When Madeliene Albright threatened women who voted for Bernie Sanders with a place in hell, my first thought was, "how can she condemn a whole new generation of feminists for being what those of us over 60 fought so hard to raise up and educate?" She seems to have missed the rise of what Kimberle Crenshaw in 1991 called "intersectional feminism."
Intersectional feminists, aware of multiple forms of oppression by race, class, sexuality, religion, and gender, refuse to choose one over the other. They challenge the premises of radical feminists who focus on women's oppression as the primary evil. Those of us who experienced racism in the early years of feminism--and still do now in some circles--know that white privilege operates as deeply in feminism as sexism does in racial justice or anti-war movements. And in radical feminist circles, I have especially faced a fierce anti-religion bias, as if working for gender justice where a majority of women are found was a betrayal of feminism ("potted-plant feminists" was Mary Daly's pejorative term), and as if it were more radical to work in majority male institutions like academe or politics, where I also worked teaching women's studies and religion in intersectional ways.
Over the years, I've found feminist leaders in politics who are members of Christian churches but have little or no understanding of the last three decades of justice work by diverse women theologians and clergy working for change. We have created womanist, mujerista, and global feminist work. It's as if, in their private faith, these feminist leaders in the secular world dropped the political ball.
What radical feminism failed to understand is that white feminist space can sometimes be as alienating for women of color as being a feminist or lesbian in racial or ethnic religious space, so establishing our loyalties by either/or choices just makes no sense. Frank Bruni of the New York Times wrote about this complexity as a gay man who might or might not support a gay presidential candidate.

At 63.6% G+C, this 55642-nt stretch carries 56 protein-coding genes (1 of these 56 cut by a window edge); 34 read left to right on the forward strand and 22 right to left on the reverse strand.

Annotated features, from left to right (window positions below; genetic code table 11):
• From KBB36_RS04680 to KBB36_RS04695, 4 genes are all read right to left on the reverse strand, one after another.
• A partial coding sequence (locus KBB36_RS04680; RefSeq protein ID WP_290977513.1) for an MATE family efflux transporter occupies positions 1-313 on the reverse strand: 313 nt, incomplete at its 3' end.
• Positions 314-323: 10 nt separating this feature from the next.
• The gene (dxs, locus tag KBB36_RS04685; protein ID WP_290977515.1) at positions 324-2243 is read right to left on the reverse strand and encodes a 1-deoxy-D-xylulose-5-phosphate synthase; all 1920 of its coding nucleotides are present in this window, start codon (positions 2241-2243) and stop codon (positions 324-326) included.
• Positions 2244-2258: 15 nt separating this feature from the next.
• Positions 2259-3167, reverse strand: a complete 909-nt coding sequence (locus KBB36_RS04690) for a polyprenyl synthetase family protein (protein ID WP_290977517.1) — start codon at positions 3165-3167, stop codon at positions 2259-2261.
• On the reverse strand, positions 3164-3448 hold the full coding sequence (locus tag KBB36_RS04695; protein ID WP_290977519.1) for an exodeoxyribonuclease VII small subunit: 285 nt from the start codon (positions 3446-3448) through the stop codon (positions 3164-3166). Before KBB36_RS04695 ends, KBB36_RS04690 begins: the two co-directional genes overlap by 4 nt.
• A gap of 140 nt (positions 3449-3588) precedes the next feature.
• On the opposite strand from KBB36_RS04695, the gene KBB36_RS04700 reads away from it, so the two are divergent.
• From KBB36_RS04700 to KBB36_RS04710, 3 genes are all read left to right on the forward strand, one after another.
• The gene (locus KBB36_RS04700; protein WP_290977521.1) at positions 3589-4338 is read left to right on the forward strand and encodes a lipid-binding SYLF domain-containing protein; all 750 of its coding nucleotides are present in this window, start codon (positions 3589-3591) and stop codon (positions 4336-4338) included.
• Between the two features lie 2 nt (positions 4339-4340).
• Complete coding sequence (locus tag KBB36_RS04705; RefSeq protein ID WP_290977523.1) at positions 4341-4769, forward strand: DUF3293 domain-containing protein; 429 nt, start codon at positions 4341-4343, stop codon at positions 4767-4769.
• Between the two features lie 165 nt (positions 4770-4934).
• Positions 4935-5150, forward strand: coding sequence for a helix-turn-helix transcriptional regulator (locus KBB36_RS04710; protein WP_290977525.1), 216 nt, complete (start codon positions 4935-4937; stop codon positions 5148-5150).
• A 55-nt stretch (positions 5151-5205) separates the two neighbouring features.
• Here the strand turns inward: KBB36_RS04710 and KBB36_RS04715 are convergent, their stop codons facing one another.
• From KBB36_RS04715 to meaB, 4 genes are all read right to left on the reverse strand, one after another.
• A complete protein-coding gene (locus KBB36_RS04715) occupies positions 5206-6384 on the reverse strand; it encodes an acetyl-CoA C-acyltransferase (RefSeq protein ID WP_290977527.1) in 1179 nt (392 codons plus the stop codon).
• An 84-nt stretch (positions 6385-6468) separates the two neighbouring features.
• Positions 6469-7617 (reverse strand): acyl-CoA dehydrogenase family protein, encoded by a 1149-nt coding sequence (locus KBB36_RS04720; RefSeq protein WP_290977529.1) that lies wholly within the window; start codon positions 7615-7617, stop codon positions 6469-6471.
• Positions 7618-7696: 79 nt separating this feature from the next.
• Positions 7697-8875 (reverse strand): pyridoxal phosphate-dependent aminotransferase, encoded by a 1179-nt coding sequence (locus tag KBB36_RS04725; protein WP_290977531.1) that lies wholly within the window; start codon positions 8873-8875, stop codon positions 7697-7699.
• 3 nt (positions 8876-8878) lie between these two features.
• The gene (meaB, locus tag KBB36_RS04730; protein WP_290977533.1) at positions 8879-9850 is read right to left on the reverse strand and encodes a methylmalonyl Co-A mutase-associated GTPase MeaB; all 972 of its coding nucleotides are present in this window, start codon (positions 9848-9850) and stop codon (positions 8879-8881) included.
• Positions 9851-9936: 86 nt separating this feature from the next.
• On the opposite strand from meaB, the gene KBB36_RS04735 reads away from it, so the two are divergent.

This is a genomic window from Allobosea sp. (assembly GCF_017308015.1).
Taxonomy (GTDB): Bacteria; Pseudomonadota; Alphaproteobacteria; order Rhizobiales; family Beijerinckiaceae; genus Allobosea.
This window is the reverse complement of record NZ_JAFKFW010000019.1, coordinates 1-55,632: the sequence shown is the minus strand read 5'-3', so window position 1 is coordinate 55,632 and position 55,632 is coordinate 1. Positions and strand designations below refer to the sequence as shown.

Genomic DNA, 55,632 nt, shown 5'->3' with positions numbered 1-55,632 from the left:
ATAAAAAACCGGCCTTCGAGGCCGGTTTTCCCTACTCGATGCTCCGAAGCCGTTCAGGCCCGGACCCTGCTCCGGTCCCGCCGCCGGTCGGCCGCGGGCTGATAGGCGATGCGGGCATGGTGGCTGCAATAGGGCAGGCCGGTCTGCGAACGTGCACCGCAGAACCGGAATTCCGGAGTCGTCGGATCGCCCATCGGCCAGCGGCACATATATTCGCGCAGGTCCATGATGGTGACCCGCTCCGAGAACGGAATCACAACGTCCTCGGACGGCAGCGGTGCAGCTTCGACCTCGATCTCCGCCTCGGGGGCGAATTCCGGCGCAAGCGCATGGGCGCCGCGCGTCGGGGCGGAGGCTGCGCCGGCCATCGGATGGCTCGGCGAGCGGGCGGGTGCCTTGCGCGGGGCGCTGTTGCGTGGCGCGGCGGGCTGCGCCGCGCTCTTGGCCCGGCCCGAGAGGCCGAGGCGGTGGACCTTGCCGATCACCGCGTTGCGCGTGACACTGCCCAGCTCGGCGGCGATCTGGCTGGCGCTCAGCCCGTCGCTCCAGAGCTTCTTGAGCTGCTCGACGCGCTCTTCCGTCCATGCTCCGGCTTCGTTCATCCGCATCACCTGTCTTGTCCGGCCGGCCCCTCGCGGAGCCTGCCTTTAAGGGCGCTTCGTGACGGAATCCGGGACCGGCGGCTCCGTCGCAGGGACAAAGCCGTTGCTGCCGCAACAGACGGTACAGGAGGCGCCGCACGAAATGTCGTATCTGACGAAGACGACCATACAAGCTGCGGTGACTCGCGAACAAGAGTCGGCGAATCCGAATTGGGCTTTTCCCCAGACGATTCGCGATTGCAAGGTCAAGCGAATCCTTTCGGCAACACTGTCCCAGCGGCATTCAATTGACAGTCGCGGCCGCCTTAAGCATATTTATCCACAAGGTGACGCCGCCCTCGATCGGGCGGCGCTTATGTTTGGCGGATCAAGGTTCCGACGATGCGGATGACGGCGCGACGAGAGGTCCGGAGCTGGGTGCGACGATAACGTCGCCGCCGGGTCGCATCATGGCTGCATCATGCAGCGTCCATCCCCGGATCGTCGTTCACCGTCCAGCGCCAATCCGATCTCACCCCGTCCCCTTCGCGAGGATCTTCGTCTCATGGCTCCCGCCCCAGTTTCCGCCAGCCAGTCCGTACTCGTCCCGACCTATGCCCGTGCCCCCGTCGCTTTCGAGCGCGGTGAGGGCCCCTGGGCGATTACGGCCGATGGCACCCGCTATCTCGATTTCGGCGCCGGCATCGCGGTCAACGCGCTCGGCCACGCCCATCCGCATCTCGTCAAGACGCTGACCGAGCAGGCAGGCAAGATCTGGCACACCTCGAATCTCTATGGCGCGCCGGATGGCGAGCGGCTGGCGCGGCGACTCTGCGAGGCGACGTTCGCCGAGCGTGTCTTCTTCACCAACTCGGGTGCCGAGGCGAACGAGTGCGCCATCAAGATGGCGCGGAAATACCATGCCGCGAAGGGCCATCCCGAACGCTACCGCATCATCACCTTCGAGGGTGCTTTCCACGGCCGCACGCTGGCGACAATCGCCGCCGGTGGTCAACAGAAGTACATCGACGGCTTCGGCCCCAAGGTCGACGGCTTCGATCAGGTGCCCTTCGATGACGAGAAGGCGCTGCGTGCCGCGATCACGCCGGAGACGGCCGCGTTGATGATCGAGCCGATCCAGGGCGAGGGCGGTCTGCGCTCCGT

What is especially impressive is how seriously and carefully intersectional feminists engage oppression that is not their experience, a form of love-justice Christian churches often preach but only weakly practice weekly, which means they have mostly lost the Millennials. Intersectional feminist Millennials have played a major role in movements such as Occupy, Black Lives Matter, Native American rights, immigration reform, a living wage, and 350.org. Economic oppression, climate change, mass incarceration, marriage equality, war, gun violence, rape, reproductive justice, and student debt are all issues that matter to women who attend to multiple forms of injustice and harm. We know that communities all over the world live under conditions that are hell on earth, and this must change.
The younger women leaders I've seen in social change movements are impressive for their confidence, passion, and leadership skills (and the allied men are sometimes the first to notice when not enough women are contributing). As intersectional feminists, they do not identify as women only, but as women aware of multiple oppressions who may choose to support a white man because he represents their passion for justice, not just for women but for others we love.
Hillary Clinton's candidacy for my generation is a powerful sign of how far women have come, but for the intersectional feminists who are our daughters, her message of tweaking the current system to open floodgates for more trickle down (which is how she sounds) is not change enough for all the other things we care about. A good man is not the enemy, especially if he might do more for all people. Perhaps voting for him will land us in hell, but that is a risk many women will take to stop the hell on earth so many people on the planet live with now.